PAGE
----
The fear of the unknown

Alkaline, Park Theatre

Sarah and Sophie have been best friends since secondary school, but now Sarah has converted to Islam, everything has changed.

When Sophie (EJ Martin) invites Sarah (Claire Cartwright) and her new boyfriend Ali (Nitin Kundra) round for a dinner party, it doesn’t go too well.  She kicks off the evening by telling Sarah that she can’t wear her headscarf when she is bridesmaid at her wedding  ‘because you know, I like everything to match’.

It’s awkward. It is clear that the former good friends have nothing in common anymore, and are hanging on by a thread. While Sophie downs the white wine, and her fiancé Nick (Alan Mahon), is ‘on the sniff’, Sarah opts only for herbal tea; quite a change, we learn, from her former wild child years.

But Sophie doesn’t like change. We quickly learn that she seems to cling on to tradition, despite it obviously making her miserable. She appears to only be with boyfriend of ten years, despite being unhappy, for the wedding. Similarly, she’s moving up the career ladder in a job she hates, for the money.

Sarah couldn’t be more different. She’s shunned society’s expectations of her and has never been happier. She tries to tell her friend about the beauty of new found faith and the excitement of her new relationship with Ali, but all Sophie wants to know is, if she’s been groomed, as she’s ‘seen this pattern of behaviour before, on videos on the internet’.

Her interactions with Ali are even more painful, as she makes stereotypical assumptions about his family, faith and lifestyle; then proceeds to tell the room the story of a mutual friend who now works in a primary school ‘where ALL of the children in her class are Muslim…ALL. It’s not very multicultural,is it?’

Stephanie Martin’s script is sharp, witty and relevant. From Brexit and Trump, to liberalism and extremism, Martin cleverly peppers in topical political points of discussion and we watch the car crash commence. EJ Martin and Claire Cartwright are convincing and relatable as friends whose values and life choices have veered in very different directions.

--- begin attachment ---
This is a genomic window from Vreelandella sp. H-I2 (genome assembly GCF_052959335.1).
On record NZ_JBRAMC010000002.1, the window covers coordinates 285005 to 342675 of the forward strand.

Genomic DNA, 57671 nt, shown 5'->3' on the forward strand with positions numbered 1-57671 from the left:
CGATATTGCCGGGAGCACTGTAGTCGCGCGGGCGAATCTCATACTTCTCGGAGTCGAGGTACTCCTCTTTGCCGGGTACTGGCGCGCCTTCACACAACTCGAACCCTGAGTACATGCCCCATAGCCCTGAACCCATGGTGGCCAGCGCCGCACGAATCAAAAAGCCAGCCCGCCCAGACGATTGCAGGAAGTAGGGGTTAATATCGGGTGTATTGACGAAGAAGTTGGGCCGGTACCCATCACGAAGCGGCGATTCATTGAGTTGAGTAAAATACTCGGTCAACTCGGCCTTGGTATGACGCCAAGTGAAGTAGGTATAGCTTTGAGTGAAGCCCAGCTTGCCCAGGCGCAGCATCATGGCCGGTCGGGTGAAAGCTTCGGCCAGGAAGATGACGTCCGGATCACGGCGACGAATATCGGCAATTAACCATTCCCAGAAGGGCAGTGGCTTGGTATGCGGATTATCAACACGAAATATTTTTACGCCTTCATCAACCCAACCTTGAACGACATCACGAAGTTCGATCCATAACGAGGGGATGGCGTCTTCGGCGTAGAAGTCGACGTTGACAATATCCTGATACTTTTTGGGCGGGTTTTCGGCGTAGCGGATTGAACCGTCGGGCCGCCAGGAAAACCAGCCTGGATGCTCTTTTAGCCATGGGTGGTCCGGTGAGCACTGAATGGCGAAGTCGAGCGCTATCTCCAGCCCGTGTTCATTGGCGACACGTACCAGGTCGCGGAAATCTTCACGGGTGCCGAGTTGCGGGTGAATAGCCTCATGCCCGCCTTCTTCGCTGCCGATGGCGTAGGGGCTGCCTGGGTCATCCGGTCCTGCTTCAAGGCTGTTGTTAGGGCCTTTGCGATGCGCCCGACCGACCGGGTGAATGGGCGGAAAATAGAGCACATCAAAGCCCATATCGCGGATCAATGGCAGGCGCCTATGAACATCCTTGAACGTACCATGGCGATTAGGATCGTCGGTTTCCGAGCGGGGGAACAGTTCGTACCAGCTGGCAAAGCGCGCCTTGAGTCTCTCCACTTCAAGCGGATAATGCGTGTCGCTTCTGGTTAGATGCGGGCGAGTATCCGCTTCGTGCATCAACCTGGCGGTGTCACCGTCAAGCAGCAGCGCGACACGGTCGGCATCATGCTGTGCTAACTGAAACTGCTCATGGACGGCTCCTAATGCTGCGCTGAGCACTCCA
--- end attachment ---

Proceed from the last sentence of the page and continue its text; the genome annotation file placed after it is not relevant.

The set, a well decorated middle class living room, garden and hallway (expertly created by Georgia de Grey) is perfectly claustrophobic – symbolising all that’s wrong with Sophie’s life, and the perfect stage for tensions to mount in this terrible dinner party – and when Ali’s estranged wife arrives, tensions in the house reach an all time high.

The play is well-acted and entertaining, but crucially, it’s important. The play forces us consider the misconceptions we have of Islam and, specifically, of converts. The character’s conversations, which make up the body of the play, though awkward to watch, are all excellent food for thought.

EJ plays Sophie as an unlikeable but tragic figure. By the end of the play, we begin to feel for her.  Her character represents Britons everywhere, whose intolerance isn’t borne out of hate, but instead, fear. Sophie’s fear of the new, of the unknown, of the different, has caused her great sadness. The production works because it isn’t preachy and doesn’t pretend to have the answers, but it starts the conversation.  While the ending does feel a tad abrupt, it definitely leaves you thinking and wanting more.

 Sophia Leonie

Alkaline is showing at the Park Theatre until August 4th 2018



The trouble with women….

ANTIGONE BY SOPHOCLES, Kendal Community Theatre

“I’m sorry madam, you can’t enter here”. That’s how I was greeted as I approached the main entrance of Kendal Museum. It took me a couple of seconds to respond to the softly spoken woman’s assertion, which was when I spotted the machine gun carried by her and her two companions.

As I turned around and walked in the direction indicated, I was shadowed by a very young girl, also carrying a machine gun. This was my introduction to Kendal Community Theatre’s opening performance of five short plays entitled The Trouble With Women, celebrating Women’s Suffrage.